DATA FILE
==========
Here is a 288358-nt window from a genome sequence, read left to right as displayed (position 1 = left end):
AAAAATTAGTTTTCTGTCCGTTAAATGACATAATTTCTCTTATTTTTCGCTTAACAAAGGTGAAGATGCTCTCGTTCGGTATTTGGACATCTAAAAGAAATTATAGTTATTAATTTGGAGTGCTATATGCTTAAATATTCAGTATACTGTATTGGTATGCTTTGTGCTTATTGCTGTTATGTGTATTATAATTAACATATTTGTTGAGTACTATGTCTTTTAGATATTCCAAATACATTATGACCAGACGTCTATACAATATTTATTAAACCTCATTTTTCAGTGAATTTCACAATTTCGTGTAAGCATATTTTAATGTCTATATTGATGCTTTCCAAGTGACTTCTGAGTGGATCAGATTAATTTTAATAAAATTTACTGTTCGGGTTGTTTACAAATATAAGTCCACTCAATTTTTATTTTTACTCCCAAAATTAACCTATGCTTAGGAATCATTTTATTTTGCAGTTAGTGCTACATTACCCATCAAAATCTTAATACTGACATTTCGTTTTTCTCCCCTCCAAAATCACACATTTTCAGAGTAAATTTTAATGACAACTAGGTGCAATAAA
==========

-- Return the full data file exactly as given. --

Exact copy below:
Here is a 288358-nt window from a genome sequence, read left to right as displayed (position 1 = left end):
AAAAATTAGTTTTCTGTCCGTTAAATGACATAATTTCTCTTATTTTTCGCTTAACAAAGGTGAAGATGCTCTCGTTCGGTATTTGGACATCTAAAAGAAATTATAGTTATTAATTTGGAGTGCTATATGCTTAAATATTCAGTATACTGTATTGGTATGCTTTGTGCTTATTGCTGTTATGTGTATTATAATTAACATATTTGTTGAGTACTATGTCTTTTAGATATTCCAAATACATTATGACCAGACGTCTATACAATATTTATTAAACCTCATTTTTCAGTGAATTTCACAATTTCGTGTAAGCATATTTTAATGTCTATATTGATGCTTTCCAAGTGACTTCTGAGTGGATCAGATTAATTTTAATAAAATTTACTGTTCGGGTTGTTTACAAATATAAGTCCACTCAATTTTTATTTTTACTCCCAAAATTAACCTATGCTTAGGAATCATTTTATTTTGCAGTTAGTGCTACATTACCCATCAAAATCTTAATACTGACATTTCGTTTTTCTCCCCTCCAAAATCACACATTTTCAGAGTAAATTTTAATGACAACTAGGTGCAATAAA